The Longhorns won three national championships and six conference titles under Darrell K. Royal during the '60s. This team also won 30 straight games, good for 12th all-time in NCAA history. Royal had seven seasons of one loss or less during this span.
17. Minnesota Golden Gophers (1934-41): 54-9-1
Starting two years before the AP Poll debuted, the Golden Gophers were one of the first true dynasties in college football. Hallowed coach Bernie Bierman won five national championships, two of which credited to services that pre-dated the AP poll, and lost just nine games during this eight-year span. Minnesota won all but one Big Ten crown from 1934-41. (Note: The AP began in 1934 with Minnesota named No. 1. In 1935, the AP named Minnesota the No. 1 team, but the top 25 was the work of a single AP sports editor. The formal AP poll era, consisting of ballots nationwide, began in 1936.)
18. Oklahoma Sooners (2000-08): 102-19
Head coach Bob Stoops led the Sooners back to the promised land in just his second season by claiming the 2000 BCS national title. During this nine-year run, Oklahoma played in four national title games, won five conference championships and claimed two Heisman Trophies.
19. Ohio State Buckeyes (2002-10): 99-17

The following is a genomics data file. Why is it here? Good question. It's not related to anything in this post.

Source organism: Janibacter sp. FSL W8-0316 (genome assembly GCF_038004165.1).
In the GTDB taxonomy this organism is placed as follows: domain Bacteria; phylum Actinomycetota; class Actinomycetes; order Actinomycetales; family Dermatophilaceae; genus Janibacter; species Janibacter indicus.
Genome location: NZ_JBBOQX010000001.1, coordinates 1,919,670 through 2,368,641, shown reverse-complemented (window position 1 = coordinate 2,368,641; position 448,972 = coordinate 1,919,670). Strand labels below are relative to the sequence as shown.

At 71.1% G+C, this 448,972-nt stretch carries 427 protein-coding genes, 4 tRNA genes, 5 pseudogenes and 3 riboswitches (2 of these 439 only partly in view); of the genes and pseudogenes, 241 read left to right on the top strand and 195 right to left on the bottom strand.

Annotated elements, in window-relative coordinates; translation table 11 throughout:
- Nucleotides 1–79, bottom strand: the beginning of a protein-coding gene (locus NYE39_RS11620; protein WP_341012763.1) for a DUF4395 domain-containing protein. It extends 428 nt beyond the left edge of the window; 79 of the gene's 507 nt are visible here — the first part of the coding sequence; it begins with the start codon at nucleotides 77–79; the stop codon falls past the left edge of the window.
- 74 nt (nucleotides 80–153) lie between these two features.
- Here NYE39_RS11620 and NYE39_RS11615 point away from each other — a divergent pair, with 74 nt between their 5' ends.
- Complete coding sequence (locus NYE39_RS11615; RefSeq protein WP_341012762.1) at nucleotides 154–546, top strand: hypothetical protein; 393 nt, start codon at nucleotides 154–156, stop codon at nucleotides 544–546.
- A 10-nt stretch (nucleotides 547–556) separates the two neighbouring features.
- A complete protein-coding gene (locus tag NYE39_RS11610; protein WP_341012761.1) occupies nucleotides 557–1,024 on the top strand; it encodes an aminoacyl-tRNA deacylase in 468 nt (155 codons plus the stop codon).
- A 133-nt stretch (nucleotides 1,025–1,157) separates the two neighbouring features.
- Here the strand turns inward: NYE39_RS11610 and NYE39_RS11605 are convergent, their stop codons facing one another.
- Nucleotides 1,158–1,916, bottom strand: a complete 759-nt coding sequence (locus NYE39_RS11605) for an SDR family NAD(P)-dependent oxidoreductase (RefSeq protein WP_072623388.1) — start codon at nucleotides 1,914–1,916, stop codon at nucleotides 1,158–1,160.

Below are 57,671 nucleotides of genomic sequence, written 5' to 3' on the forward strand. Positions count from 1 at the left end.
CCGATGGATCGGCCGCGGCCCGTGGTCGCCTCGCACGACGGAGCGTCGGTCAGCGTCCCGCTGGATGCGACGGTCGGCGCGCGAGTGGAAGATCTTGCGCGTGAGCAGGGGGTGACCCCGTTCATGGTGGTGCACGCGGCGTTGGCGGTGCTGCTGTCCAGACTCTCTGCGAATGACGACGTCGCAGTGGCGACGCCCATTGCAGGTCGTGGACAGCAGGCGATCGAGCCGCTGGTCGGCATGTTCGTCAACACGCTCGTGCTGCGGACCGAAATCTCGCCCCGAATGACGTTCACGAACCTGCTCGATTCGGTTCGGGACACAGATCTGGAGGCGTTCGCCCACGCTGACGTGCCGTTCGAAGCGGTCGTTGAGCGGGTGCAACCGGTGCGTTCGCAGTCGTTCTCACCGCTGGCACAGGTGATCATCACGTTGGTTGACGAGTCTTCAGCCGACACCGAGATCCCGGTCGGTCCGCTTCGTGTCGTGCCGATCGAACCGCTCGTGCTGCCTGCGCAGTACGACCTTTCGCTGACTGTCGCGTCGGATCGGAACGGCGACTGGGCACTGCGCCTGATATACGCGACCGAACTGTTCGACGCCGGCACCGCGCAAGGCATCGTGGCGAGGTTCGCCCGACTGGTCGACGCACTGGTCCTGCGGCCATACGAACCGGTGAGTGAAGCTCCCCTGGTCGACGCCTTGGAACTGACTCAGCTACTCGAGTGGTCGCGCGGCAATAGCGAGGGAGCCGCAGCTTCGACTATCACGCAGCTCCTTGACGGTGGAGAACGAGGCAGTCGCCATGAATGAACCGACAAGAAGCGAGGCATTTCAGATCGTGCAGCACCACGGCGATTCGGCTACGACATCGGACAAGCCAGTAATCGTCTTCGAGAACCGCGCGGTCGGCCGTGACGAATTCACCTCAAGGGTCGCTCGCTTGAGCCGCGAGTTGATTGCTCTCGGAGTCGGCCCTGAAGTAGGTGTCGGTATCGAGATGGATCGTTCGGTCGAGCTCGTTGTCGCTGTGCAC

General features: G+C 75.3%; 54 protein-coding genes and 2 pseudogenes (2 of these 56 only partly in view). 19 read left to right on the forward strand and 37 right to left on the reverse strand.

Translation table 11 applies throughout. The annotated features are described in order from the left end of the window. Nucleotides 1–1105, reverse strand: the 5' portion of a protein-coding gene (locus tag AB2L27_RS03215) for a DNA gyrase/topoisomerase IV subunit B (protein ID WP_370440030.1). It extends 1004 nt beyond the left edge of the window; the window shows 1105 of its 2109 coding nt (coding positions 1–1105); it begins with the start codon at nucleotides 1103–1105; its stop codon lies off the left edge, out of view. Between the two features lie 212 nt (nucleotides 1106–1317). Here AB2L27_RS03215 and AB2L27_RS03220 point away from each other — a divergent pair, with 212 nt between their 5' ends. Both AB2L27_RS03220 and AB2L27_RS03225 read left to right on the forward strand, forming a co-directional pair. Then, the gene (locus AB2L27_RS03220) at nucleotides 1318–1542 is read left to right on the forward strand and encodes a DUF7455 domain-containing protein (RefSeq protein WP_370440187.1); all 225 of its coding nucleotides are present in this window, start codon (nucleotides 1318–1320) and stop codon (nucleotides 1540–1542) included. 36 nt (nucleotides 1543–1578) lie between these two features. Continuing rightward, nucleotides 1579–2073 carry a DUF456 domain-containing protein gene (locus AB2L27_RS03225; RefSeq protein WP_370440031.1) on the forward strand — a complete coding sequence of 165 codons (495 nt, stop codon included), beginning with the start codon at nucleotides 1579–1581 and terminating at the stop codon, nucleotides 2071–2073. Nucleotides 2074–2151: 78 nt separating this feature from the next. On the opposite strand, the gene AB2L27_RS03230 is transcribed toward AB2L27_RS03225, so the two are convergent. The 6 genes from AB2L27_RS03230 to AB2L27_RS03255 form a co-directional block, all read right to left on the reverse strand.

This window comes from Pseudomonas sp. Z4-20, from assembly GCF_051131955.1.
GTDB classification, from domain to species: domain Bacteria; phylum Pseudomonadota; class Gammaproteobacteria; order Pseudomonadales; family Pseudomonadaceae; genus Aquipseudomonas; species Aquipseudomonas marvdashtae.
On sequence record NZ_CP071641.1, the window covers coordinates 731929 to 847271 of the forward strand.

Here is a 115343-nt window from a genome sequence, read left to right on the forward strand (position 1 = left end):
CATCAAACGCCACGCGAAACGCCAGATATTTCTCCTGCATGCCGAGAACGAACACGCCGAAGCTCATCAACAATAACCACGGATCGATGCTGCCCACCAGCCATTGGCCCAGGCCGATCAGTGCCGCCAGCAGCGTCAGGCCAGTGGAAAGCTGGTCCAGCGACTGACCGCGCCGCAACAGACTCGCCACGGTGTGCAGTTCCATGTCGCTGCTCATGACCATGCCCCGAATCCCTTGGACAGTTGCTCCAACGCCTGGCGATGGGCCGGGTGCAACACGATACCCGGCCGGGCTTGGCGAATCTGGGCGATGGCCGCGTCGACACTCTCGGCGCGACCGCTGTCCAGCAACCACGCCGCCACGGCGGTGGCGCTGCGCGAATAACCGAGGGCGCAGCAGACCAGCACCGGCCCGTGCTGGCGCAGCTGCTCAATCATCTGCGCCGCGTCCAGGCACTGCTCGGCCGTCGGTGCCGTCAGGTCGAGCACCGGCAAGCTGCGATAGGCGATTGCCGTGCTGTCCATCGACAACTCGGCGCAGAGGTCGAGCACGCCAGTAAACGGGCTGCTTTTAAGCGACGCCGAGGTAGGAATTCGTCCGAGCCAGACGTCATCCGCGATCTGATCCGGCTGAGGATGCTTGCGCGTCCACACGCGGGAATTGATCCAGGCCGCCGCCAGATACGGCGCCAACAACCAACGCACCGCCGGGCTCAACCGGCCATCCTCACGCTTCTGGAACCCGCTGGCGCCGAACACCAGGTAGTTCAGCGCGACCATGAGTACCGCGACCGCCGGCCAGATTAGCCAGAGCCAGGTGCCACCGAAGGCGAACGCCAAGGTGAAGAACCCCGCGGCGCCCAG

Jim Tressell returned Ohio State to the pinnacle of college football with an unbeaten 2002 team. He then won six more Big Ten titles and produced a Heisman Trophy winner (Troy Smith) over the next seven years while playing in two more BCS title games.
20. Michigan Wolverines (1940-48): 68-13-2
Coached mostly by Herbert “Fritz” Crisler, Michigan won four Big Ten championships and two national titles during the 1940s. This team rattled off 25 straight wins from 1946-49 and posted two unbeaten seasons — coached by Crisler and Beenie Oosterbaan (1948).
21. Texas Longhorns (2004-09): 69-9
Over this six-year span, Texas averaged more than 11 wins per year and played in two national championship games — including winning the greatest game ever played in 2005. Mack Brown lost just one bowl game during this span.
22. Ohio State Buckeyes (1954-70): 118-34-5
Woody Hayes had two five-loss seasons during this span but few coaches can claim five national championships in any amount of time, much less 17 seasons.
23. Nebraska Cornhuskers (1969-72): 42-4-2
Head coach Bob Devaney won two national titles, posted a 23-game winning streak and lost just four games in his last four years in Lincoln.
24. Georgia Bulldogs (1980-83): 43-4-1
Vince Dooley had one of the best four-year runs in SEC history when he lost just four games, won three SEC championships and claimed the 1980 national title.
25. BYU Cougars (1979-85): 77-12
LaVell Edwards' high-flying, revolutionary offense rolled through opponents without much attention or acclaim, at least until the pollsters finally awarded BYU with the 1984 national championship.